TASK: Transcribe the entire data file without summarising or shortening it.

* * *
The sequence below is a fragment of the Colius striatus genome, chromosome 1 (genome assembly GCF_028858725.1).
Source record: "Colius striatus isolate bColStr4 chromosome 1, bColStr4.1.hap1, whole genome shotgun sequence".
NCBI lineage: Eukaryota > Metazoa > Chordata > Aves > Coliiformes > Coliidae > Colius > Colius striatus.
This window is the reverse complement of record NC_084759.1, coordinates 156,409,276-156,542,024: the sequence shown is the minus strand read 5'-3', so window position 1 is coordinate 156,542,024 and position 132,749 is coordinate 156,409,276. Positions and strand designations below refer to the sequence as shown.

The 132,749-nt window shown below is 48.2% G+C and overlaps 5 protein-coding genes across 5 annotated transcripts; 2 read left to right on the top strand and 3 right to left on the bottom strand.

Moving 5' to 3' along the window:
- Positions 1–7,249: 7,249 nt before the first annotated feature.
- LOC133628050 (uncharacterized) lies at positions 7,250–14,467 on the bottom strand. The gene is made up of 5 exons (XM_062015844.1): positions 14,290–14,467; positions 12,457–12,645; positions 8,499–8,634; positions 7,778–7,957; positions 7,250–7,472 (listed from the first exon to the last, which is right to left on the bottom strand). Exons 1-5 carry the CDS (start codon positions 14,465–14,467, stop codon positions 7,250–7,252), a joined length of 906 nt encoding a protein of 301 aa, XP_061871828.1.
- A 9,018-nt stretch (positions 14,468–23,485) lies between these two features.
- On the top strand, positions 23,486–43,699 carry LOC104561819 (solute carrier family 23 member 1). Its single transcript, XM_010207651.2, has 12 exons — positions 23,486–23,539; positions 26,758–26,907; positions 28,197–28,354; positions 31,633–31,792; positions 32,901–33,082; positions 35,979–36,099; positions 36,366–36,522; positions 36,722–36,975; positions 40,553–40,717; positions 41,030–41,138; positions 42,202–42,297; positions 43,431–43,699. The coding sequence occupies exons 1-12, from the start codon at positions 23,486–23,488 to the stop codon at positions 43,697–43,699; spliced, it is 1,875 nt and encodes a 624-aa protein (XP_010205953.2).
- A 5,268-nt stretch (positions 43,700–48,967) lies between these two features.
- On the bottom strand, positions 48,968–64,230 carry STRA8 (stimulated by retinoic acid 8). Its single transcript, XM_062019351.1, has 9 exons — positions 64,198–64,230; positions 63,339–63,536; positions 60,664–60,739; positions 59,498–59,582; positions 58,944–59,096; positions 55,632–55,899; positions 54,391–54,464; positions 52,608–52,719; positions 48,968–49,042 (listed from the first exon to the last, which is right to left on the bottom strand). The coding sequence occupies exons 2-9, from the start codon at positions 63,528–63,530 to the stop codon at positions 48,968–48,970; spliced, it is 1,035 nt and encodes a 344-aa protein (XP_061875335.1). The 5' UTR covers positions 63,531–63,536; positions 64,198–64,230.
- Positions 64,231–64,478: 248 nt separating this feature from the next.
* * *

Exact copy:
The sequence below is a fragment of the Colius striatus genome, chromosome 1 (genome assembly GCF_028858725.1).
Source record: "Colius striatus isolate bColStr4 chromosome 1, bColStr4.1.hap1, whole genome shotgun sequence".
NCBI lineage: Eukaryota > Metazoa > Chordata > Aves > Coliiformes > Coliidae > Colius > Colius striatus.
This window is the reverse complement of record NC_084759.1, coordinates 156,409,276-156,542,024: the sequence shown is the minus strand read 5'-3', so window position 1 is coordinate 156,542,024 and position 132,749 is coordinate 156,409,276. Positions and strand designations below refer to the sequence as shown.

The 132,749-nt window shown below is 48.2% G+C and overlaps 5 protein-coding genes across 5 annotated transcripts; 2 read left to right on the top strand and 3 right to left on the bottom strand.

Moving 5' to 3' along the window:
- Positions 1–7,249: 7,249 nt before the first annotated feature.
- LOC133628050 (uncharacterized) lies at positions 7,250–14,467 on the bottom strand. The gene is made up of 5 exons (XM_062015844.1): positions 14,290–14,467; positions 12,457–12,645; positions 8,499–8,634; positions 7,778–7,957; positions 7,250–7,472 (listed from the first exon to the last, which is right to left on the bottom strand). Exons 1-5 carry the CDS (start codon positions 14,465–14,467, stop codon positions 7,250–7,252), a joined length of 906 nt encoding a protein of 301 aa, XP_061871828.1.
- A 9,018-nt stretch (positions 14,468–23,485) lies between these two features.
- On the top strand, positions 23,486–43,699 carry LOC104561819 (solute carrier family 23 member 1). Its single transcript, XM_010207651.2, has 12 exons — positions 23,486–23,539; positions 26,758–26,907; positions 28,197–28,354; positions 31,633–31,792; positions 32,901–33,082; positions 35,979–36,099; positions 36,366–36,522; positions 36,722–36,975; positions 40,553–40,717; positions 41,030–41,138; positions 42,202–42,297; positions 43,431–43,699. The coding sequence occupies exons 1-12, from the start codon at positions 23,486–23,488 to the stop codon at positions 43,697–43,699; spliced, it is 1,875 nt and encodes a 624-aa protein (XP_010205953.2).
- A 5,268-nt stretch (positions 43,700–48,967) lies between these two features.
- On the bottom strand, positions 48,968–64,230 carry STRA8 (stimulated by retinoic acid 8). Its single transcript, XM_062019351.1, has 9 exons — positions 64,198–64,230; positions 63,339–63,536; positions 60,664–60,739; positions 59,498–59,582; positions 58,944–59,096; positions 55,632–55,899; positions 54,391–54,464; positions 52,608–52,719; positions 48,968–49,042 (listed from the first exon to the last, which is right to left on the bottom strand). The coding sequence occupies exons 2-9, from the start codon at positions 63,528–63,530 to the stop codon at positions 48,968–48,970; spliced, it is 1,035 nt and encodes a 344-aa protein (XP_061875335.1). The 5' UTR covers positions 63,531–63,536; positions 64,198–64,230.
- Positions 64,231–64,478: 248 nt separating this feature from the next.